Duck was Tad’s “outside man.” He was interested in boxing, baseball, and all other sports, and when there was an important fight or game, it was Duck whom Tad sent as his personal representative.
Duck was always provided with a ringside seat for every boxing match of importance, and he had a wonderful memory. When he returned home, he would give Tad the fight blow for blow. It was from the verbal pictures brought home by Duck that Tad drew his sport cartoons.
How Tad Followed Baseball
When it came to baseball, Duck was forced to take notes to record everything that happened. When he returned to Tad’s bedside—Tad was an invalid for seven years—he would have pockets bulging with notes on box-scores, batting averages, and the actions of the many plays. He kept each player’s record up to the minute with the dispatch of a sporting editor, and when he arrived back in Great Neck, he would have the day's batting records already entered into the seasons averages for each, player.
Spensi was the “home boy,” He was more interested in obtaining sporting fact, for Tad than in the sporting facts themselves. He stood faithfully at Tads bedside during ring battles and ball games, keeping the radio tuned to the point where reception was beat. Spenai was also a good man at the telephone and brought “inside information” on sporting events by wire.
The two Chinese lads were adopted by the Dorgans nine years ago. Tad and Mrs. Dorgan educated them and wherever they went the two boys went, too. At hotels and on trips there were “Tad’s boys” and members of the family. Tad had no children of his own.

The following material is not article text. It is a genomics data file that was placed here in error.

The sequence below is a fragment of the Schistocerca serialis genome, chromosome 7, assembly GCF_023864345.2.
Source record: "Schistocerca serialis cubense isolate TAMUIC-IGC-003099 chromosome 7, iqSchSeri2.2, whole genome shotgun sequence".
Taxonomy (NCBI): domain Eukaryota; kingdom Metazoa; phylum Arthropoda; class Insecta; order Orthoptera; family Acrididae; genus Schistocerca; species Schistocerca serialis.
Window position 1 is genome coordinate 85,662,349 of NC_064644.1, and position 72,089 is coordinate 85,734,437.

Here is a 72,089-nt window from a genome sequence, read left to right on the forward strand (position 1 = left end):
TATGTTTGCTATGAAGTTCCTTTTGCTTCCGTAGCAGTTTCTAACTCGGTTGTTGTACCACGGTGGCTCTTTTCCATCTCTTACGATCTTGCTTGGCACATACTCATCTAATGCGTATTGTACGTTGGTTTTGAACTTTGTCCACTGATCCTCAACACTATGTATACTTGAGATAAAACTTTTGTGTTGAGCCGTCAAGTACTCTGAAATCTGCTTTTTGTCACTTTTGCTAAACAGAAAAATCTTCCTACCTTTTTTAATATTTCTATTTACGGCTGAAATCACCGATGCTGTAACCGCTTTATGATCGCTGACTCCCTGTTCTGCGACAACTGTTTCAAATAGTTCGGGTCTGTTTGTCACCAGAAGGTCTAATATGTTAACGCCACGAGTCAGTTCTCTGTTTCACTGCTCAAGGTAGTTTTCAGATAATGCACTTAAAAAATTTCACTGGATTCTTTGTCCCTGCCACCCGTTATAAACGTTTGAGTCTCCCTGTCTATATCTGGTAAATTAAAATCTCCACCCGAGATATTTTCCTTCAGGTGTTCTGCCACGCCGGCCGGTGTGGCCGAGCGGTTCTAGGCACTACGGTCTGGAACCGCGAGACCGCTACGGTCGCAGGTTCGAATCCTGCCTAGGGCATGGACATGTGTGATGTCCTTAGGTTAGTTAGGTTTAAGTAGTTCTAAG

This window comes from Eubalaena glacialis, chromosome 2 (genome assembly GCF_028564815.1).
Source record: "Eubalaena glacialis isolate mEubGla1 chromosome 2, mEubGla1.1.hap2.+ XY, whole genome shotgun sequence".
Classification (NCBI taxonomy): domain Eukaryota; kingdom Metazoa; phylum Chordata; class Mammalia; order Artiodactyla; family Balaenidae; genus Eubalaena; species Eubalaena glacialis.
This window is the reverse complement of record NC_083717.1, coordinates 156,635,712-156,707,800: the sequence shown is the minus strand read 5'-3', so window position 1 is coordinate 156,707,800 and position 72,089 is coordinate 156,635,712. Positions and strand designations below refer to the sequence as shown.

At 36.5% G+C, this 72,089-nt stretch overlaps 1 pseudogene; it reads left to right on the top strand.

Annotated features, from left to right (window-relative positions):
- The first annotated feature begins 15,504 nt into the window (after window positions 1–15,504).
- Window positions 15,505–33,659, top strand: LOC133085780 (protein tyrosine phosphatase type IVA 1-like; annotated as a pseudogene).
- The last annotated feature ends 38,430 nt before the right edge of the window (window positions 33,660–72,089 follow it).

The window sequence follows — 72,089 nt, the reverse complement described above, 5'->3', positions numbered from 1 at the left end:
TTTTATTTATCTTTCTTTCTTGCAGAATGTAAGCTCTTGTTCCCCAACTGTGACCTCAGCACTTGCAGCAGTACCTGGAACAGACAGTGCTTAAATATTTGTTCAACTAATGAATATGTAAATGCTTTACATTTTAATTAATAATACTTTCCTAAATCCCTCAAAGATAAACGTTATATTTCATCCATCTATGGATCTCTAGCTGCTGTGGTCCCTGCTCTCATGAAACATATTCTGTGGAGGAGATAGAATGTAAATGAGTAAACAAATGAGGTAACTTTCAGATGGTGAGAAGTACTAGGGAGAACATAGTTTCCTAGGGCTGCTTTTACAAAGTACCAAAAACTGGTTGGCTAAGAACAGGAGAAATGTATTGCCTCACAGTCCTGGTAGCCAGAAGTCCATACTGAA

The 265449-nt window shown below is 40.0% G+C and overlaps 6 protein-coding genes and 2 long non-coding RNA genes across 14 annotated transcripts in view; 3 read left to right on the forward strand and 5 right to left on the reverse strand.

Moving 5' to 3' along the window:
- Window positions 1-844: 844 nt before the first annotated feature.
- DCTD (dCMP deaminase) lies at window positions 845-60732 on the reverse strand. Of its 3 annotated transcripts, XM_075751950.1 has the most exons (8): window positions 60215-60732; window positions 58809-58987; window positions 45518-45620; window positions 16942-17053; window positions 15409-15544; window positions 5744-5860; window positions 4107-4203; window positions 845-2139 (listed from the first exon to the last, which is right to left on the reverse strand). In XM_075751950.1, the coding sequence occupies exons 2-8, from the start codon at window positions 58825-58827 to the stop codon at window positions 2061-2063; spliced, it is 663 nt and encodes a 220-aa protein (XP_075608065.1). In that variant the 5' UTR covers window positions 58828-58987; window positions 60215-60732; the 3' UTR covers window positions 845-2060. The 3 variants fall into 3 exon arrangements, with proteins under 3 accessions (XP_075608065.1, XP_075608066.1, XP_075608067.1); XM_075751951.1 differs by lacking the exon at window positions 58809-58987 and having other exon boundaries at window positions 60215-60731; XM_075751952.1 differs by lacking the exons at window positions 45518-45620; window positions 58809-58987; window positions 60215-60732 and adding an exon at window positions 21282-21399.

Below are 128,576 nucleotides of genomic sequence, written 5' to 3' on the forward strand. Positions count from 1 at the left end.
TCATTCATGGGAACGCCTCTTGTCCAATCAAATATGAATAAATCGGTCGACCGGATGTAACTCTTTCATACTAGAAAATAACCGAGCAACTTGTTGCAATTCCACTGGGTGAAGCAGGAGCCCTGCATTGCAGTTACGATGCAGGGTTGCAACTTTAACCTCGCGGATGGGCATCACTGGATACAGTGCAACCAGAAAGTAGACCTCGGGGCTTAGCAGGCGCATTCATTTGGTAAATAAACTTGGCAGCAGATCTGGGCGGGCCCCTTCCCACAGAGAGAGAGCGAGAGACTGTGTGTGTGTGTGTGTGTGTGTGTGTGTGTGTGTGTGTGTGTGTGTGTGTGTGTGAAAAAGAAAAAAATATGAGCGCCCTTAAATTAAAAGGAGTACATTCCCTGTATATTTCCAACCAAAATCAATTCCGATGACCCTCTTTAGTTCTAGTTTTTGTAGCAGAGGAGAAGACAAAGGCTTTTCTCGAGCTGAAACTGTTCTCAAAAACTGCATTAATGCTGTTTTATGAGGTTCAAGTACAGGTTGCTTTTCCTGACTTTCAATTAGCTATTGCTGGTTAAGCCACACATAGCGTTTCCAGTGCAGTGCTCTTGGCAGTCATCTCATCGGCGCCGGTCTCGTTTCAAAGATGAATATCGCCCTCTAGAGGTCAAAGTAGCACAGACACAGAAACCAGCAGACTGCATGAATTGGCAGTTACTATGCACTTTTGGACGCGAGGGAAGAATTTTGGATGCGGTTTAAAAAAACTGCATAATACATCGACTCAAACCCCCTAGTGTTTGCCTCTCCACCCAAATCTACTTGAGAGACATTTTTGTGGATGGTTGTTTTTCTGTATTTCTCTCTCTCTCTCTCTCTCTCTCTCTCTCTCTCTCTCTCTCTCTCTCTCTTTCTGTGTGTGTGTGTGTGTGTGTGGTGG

Defied Handicap Seven Year
Tad was kept in bed for seven years with “a bum ticker.” as he termed his weak heart, but through these many months of illness, he remained “game” and cheerful and dally drew his cartoons that brought mirth to millions.
With the words of a physician ringing in his ears that he “might die at any minute,” he kept his pencil working. From his cartoons phrases were picked up which became a part of the native American dialect. “Yes, we have no bananas,” “Drop that wheelbarrow,” “Bonehead,” “Solid Ivory,” “Applesauce.” “Whaddaya mean ya lost yer dog?” “The first hundred years are the hardest,” are expressions of his which became favorites of casual conversation and stage patter.
Tad was game, and it was his gameness that made him the cartoonist that he was. When he was but a boy, he lost all of the fingers of his right hand but one in an accident. He learned to draw with his left hand, and it was through his cartoons he gave the public the explosive humor of his keen wit. Through the seven years of the illness that kept him confined to his bed the greater part of the time, he never lost his sense of humor. His optimism sparkled through the pain of his illness, and his pencil drew on, despite the handicap of almost entire physical disability.The Brooklyn Daily Eagle (New York), May 5, 1929:
Great Neck, L. I., May 4—Funeral services for Thomas Aloysius “Tad” Dorgan were held in his home at 17 7th st. here today. At the request cf his widow only 40 intimate friends and members of the family were present.